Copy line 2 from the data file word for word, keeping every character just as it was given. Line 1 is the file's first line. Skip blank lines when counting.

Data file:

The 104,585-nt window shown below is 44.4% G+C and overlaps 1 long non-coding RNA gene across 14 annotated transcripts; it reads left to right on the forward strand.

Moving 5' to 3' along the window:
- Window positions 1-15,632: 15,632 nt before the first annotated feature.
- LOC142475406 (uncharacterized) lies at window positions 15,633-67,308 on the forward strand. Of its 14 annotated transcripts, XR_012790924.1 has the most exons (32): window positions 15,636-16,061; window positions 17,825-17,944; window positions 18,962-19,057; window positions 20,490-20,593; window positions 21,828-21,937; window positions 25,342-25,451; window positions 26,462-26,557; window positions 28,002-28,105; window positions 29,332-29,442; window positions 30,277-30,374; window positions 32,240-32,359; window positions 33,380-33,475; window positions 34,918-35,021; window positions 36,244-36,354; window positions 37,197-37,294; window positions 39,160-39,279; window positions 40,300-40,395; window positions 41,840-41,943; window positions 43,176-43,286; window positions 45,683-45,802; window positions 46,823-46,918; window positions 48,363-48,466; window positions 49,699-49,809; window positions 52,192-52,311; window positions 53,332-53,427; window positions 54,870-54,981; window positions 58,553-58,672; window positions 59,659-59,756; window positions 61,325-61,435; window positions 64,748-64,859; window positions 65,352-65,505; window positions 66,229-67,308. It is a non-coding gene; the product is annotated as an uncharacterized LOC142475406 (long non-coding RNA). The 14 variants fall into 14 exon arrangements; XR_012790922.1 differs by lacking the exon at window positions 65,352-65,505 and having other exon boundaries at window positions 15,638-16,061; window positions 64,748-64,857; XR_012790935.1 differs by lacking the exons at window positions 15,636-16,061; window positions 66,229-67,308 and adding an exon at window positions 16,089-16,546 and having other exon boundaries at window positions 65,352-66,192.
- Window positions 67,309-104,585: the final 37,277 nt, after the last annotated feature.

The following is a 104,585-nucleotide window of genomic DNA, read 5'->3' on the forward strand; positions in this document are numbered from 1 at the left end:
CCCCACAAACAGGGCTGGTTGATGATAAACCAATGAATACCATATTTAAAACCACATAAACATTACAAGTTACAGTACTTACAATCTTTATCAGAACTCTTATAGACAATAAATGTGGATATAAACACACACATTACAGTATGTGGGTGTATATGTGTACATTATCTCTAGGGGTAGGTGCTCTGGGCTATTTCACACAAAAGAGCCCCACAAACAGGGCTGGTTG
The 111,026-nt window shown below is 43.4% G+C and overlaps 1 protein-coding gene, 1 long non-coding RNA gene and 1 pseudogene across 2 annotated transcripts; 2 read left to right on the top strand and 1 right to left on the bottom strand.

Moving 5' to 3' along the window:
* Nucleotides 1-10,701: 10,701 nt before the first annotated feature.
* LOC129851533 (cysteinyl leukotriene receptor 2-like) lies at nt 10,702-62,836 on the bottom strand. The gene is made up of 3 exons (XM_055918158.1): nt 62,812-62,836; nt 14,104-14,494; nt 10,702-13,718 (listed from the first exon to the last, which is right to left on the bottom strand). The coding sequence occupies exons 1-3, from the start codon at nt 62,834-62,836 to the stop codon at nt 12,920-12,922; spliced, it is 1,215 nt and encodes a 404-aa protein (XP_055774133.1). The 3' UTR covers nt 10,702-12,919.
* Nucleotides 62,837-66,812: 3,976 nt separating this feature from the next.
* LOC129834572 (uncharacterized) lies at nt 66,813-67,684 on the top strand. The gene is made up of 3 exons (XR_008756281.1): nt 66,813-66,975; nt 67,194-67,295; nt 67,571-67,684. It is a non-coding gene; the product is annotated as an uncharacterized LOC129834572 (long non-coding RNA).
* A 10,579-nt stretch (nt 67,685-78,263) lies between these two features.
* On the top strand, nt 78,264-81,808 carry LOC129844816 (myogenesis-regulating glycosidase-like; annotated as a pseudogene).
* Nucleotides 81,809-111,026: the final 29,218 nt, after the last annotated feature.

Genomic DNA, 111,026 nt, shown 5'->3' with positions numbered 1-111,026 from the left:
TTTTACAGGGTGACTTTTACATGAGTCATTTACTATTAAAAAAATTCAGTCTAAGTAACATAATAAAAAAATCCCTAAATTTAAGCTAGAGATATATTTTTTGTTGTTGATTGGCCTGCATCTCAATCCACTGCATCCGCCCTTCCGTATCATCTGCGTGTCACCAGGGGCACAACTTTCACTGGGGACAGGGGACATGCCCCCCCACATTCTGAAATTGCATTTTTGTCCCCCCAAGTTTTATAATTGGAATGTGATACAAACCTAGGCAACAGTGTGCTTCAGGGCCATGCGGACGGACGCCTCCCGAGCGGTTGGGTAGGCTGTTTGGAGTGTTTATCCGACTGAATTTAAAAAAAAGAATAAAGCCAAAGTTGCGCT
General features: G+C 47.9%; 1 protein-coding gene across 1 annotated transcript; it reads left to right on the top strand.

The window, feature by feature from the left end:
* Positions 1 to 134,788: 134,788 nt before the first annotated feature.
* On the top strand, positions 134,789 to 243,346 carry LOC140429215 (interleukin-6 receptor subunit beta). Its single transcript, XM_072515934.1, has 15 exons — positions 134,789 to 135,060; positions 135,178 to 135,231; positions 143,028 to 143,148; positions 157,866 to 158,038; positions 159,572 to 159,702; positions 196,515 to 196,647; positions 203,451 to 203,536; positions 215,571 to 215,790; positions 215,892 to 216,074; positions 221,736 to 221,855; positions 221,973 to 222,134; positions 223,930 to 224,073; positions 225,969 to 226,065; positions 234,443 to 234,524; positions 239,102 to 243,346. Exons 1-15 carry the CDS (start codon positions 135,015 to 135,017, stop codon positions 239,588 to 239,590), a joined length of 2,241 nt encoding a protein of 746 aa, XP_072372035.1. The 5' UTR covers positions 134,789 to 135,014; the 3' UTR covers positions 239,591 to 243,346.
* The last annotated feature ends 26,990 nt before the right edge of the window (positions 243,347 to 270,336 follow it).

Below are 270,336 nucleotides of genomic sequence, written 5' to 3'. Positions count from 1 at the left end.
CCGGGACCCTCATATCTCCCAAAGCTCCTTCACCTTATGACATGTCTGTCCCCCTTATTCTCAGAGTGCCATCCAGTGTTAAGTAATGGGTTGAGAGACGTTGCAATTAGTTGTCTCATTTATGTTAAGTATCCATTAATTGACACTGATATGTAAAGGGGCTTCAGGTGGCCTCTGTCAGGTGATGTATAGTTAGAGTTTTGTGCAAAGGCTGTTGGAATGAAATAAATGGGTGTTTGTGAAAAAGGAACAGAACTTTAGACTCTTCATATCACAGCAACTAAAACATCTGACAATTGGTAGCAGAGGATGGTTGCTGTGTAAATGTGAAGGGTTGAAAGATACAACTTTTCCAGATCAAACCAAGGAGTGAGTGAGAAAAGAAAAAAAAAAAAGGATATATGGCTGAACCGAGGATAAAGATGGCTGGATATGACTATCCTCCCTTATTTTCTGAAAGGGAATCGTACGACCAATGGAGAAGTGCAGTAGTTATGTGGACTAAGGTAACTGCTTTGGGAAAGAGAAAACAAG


Moving 5' to 3' along the window: